Combatting Jet Lag
Whether we travel often for business, have family on another continent, or have a big summer getaway planned, flying is something that a lot of us end up doing once or twice a year. Thankfully, modern innovations have made flying more and more convenient and comfortable over the years. But if there’s one obstacle that we always face – no matter how good those first class seats – it’s jet lag.
Jet lag is a label given to a set of symptoms that you experience after a long-haul flight. Though it might not give you much cause for concern when compared to other travel-related conditions such as malaria, jet lag is something that can seriously derail a holiday or business trip.
Luckily, there are certain things you can do to get around the worst symptoms, and if the latest research into light therapy is to be believed, even more help could be on the way. Read on to find out more.
Causes & Symptoms
Jet lag happens when your body crosses several time zones and has to readjust to the new schedule. It all comes down to your body’s circadian rhythms, which essentially provide an inner timetable for waking, eating and sleeping. When you enter a new time zone on a drastically different schedule to the one you have come from, your circadian rhythms have trouble adapting.
The main symptom is sleep disturbance, where you find yourself unable to drop off or wake up at the appropriate times. You may also find your appetite is disrupted. Resulting symptoms can include constipation, diarrhoea, anxiety, irritability, lethargy, confusion and a general feeling of being unwell. In some cases, the symptoms can last up to six days.
Preventing Jet Lag
It’s not easy to avoid jet lag, particularly if you’re travelling west to east. The good news is that there are some techniques you can use before you arrive at your destination.
Before you travel, try to adapt your sleep routine slightly to the new time zone. You should also try to get a good night’s sleep before you fly – so if you’re very concerned about jet lag, avoid booking an early flight.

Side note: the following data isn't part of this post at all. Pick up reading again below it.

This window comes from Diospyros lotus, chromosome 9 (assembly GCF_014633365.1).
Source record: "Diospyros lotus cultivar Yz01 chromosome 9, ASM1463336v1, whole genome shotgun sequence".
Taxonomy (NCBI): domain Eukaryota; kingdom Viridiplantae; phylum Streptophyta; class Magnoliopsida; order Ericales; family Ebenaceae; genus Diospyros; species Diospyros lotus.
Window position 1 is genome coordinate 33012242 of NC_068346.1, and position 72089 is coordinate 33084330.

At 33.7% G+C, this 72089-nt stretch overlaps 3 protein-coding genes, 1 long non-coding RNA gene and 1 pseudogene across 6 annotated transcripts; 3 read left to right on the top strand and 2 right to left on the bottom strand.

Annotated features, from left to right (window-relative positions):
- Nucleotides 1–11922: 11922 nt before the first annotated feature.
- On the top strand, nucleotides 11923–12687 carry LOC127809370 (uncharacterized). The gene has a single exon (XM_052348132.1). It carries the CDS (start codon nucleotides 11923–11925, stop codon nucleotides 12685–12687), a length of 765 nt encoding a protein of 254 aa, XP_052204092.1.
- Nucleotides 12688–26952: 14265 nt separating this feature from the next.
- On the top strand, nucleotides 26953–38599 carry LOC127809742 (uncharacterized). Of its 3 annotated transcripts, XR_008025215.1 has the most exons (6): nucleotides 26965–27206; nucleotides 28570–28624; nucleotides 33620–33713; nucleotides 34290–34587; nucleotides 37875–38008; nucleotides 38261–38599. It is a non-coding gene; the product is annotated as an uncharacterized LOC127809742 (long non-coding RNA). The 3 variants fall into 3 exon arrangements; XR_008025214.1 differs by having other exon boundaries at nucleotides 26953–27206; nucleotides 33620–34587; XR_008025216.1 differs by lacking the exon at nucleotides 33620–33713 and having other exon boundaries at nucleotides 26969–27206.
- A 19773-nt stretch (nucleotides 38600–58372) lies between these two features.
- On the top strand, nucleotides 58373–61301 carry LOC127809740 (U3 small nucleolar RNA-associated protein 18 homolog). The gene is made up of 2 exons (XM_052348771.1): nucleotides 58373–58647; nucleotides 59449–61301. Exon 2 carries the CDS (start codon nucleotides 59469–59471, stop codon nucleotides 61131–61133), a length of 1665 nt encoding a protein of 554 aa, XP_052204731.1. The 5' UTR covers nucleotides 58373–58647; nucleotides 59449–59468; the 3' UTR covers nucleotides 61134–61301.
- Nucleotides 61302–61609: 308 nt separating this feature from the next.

Once on the plane, switch your watch to the new time zone immediately. Avoid alcohol and caffeine, and drink lots of water. Try and sleep if you can (an eye mask, ear plugs and comfy socks help), and take regular breaks from your seat to stretch your legs.
Having arrived at your destination, try your hardest to adapt to the new time zone straight away. Eat at the appropriate meal times, get used to being outside in the natural light when the sun is up, and – whatever you do – don’t take naps.
Lastly, there’s been some interesting research carried out into the effects of light therapy. Researchers at Stanford University have found that exposing your eyes to flashes of bright light while you are sleeping can help your body adjust to a new time zone before you arrive in it. Learn more here.
Treating Jet Lag
If you follow the tips above, you should find that any symptoms ease off within a few days. However, if you’re on a short trip and you need to make the most of your time, there are a couple of treatments you can try.
The first is sleeping tablets, which you may be able to obtain through a prescription from your GP, depending upon your specific needs. The second is melatonin. Melatonin is a naturally occurring hormone that your body releases in the evening to signal that it’s time to sleep. It stops being released in the morning, at which point your body wakes up.
In the UK, melatonin is prescribed to help treat insomnia. However, it can also be used off-label to combat jet lag. It comes in the form of a tablet and is taken with food a few hours before you intend to sleep. Prescribing medicines off-label (i.e. for another purpose than that for which they are licensed) is a safe and common practice in the UK when it is done through a registered medical service such as The Online Clinic.
If you would like to learn more about jet lag or order melatonin from The Online Clinic, click here.